“So actually, it kind of started in a bit of a backward way! Oshara, the director, and I sat down in a cafe and we just started spitballing ideas for our next big music video. It was this medieval, queer, tragedy, love story – Shakespearean. I had a few unreleased songs and we listened to them and tried to kind of picture the story with them, and nothing was clicking. So later she said she knew that I was cooking up a song because she didn’t hear from me for like three days straight!

“Oshara and I have been friends since we were like, seven years old. We grew up together and we used to always make little… I wouldn’t call them movies, but they were us playing Hunger Games, or just little skits that we’d film, but we took them very seriously. So it’s just so cool that we get to do it for real now. It’s surreal, and it’s really satisfying. We just have this sister connection of creativity. You know, there’s not a lot of people I trust with anything of my creativity because I’m very protective of it, but she just gets it.

“We wanted to make a whole movie that is a music video. We wanted to tell an entire story without words in three and a half minutes. The major inspiration was the grittier side of medieval fantasy. Like the Battle of the Bastards episode from Game Of Thrones; the grittiness, the mud, the rain. That first shot we wanted to start with me on my hands and knees crawling through the mud towards something. We got lucky because you know, you can buy mud but we didn’t have a mud budget! But when you have horses and a whole crew walking around, by the end of the day it was like slush. I’ve never been so muddy in my life!

“It’s inspired by Shakespearean tragedies and all those stories that you see in classic fantasy,” she continues. “But we wanted to have me as the head knight with a love interest in the Queen. The forbidden romance and the king’s rage – not necessarily that his wife has left him but more that she’s his property, I worked for him, and I’ve dared cross him.

“We shot it over four or five days, but it was months and months and months of planning and preparation,” Rockwell concludes. “I had to learn how to sword fight. I stunt-trained for weeks with two amazing stunt trainers. It felt like I was about to shoot a movie, which is, you know, what we intended. I love making music videos. It is one of my favourite parts of this whole thing. Seeing a song come to life in a physical form is the most satisfying thing for me as an artist.”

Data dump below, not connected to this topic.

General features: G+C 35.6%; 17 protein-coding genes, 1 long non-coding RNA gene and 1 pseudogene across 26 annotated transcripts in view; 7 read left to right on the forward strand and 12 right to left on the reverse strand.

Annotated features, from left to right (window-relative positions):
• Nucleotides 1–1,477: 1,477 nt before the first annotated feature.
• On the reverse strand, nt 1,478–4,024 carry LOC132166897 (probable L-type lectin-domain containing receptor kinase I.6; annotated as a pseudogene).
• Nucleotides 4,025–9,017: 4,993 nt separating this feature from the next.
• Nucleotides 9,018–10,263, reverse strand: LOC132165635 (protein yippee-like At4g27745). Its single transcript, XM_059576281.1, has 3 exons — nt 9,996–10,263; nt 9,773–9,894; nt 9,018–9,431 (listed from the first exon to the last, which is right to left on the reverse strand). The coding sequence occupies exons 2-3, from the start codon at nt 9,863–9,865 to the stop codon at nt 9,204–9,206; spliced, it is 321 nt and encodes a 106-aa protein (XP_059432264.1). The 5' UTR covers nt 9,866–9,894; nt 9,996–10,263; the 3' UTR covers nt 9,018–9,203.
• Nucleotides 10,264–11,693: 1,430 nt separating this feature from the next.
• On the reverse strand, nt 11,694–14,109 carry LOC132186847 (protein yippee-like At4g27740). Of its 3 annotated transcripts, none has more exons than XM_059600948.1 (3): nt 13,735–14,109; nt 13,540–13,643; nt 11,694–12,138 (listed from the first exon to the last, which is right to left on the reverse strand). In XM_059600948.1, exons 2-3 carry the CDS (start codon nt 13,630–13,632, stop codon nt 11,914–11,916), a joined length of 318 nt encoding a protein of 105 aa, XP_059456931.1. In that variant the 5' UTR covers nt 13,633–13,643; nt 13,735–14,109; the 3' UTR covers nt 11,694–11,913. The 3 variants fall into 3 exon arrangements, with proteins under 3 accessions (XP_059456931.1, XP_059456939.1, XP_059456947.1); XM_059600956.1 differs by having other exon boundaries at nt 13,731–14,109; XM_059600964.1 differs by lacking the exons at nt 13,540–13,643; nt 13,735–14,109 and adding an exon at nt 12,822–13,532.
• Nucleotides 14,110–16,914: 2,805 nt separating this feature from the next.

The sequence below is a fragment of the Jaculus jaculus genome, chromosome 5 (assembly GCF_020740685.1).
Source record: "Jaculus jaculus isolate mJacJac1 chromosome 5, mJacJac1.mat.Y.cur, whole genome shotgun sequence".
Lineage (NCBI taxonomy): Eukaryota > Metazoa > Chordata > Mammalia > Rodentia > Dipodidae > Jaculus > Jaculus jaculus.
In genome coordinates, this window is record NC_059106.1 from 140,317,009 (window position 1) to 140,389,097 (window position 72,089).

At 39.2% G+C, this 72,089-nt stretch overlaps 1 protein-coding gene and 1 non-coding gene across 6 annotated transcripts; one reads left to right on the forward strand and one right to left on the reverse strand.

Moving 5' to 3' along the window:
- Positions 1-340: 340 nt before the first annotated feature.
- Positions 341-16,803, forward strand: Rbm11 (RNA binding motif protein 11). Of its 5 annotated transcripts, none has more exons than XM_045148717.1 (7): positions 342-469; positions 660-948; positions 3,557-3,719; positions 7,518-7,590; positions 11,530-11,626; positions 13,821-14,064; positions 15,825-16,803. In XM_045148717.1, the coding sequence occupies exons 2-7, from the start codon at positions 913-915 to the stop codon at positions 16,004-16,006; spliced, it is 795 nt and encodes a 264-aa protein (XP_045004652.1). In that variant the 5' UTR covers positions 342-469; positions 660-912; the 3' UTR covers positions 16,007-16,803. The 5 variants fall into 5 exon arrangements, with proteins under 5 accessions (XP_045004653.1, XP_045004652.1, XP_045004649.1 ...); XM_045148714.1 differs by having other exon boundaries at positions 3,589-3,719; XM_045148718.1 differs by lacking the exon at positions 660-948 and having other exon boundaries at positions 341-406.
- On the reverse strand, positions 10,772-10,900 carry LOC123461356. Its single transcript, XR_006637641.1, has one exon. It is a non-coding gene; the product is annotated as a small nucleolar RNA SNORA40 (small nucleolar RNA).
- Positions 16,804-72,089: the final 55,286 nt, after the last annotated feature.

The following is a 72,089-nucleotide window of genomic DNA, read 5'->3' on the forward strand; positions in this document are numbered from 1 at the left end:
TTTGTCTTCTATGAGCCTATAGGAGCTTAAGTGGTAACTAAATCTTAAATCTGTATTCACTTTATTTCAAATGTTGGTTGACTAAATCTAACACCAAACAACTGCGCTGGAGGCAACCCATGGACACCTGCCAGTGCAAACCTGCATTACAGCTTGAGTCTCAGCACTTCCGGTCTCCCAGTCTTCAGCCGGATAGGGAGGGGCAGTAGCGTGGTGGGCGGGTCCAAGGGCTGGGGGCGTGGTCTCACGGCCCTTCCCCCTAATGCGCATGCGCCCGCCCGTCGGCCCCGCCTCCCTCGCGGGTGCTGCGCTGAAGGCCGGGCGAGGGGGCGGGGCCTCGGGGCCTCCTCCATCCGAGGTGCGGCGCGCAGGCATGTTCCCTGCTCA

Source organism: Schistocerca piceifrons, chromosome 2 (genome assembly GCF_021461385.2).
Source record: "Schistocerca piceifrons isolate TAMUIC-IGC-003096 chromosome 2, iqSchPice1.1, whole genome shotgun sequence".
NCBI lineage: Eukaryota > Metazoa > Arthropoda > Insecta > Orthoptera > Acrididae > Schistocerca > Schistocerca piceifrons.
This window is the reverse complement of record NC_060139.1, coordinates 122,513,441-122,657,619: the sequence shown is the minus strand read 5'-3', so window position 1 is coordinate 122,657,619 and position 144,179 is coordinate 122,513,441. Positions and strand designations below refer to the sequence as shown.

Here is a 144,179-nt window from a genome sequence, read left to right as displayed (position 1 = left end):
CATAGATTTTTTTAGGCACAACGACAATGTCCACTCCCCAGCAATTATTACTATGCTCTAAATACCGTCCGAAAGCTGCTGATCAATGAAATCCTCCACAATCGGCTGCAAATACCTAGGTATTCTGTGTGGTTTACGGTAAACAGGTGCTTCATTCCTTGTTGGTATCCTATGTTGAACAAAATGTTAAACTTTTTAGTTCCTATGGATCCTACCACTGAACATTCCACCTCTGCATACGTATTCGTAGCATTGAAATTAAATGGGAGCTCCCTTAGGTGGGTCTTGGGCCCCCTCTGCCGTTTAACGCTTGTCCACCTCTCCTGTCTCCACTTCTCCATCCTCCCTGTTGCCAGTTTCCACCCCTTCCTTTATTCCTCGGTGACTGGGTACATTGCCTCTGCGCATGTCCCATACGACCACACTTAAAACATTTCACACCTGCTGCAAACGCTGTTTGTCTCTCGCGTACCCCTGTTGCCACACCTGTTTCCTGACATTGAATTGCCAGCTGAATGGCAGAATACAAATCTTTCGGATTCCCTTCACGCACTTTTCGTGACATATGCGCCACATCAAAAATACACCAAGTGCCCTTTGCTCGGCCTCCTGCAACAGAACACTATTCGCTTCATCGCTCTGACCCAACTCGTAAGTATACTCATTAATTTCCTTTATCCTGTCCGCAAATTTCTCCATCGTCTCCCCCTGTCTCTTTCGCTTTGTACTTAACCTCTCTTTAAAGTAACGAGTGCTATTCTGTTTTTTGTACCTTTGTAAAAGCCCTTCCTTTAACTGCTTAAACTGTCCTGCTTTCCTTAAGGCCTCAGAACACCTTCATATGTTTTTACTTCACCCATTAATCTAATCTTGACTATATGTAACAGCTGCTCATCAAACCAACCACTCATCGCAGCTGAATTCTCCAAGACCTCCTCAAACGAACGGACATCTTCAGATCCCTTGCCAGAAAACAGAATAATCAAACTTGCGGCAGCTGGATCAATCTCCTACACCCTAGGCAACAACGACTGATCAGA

Live performances are much more of a new element of her chosen art.

“I did a Ones To Watch showcase with Vodafone and that was amazing,” she gushes. “It was on the top floor of a museum, so it was a cool location. I literally hadn’t done any shows yet so I knew this was gonna be the hardest one; breaking the ice. But I can really step into the character of Kiki Rockwell. Me as a person could never do that, but Kiki absolutely can, she’s a knight,” expresses Rockwell with passion.

“So it was really fun and I had such a good time. Performing Same Old Energy was the most fun because it’s such a powerful song. I’m doing R&V, that’ll be the next one. I’ve got an amazing live band. It’s like a whole new kind of thing I’ve discovered – apparently, musicians have to go up and make music, not just make movies,” she giggles. “Shocker! Who would have thought? But I love it. I’m so obsessed and I can’t wait to do more.”

“I have an EP worth of singles,” she smiles, “… but for me, because my music is so visually driven I just kind of want to just be releasing single after single, all with their own little universe pocket. I think also because I am quite present on TikTok I love just putting it out and being like, ‘Here’s this little world for this song.’

“I feel like some guys will never get it and it doesn’t matter,” she states firmly. “Like, it’s not always for you, Keith. And that’s okay. You have a lot of things made for you, and you have hundreds of years of media made for you,” she chuckles.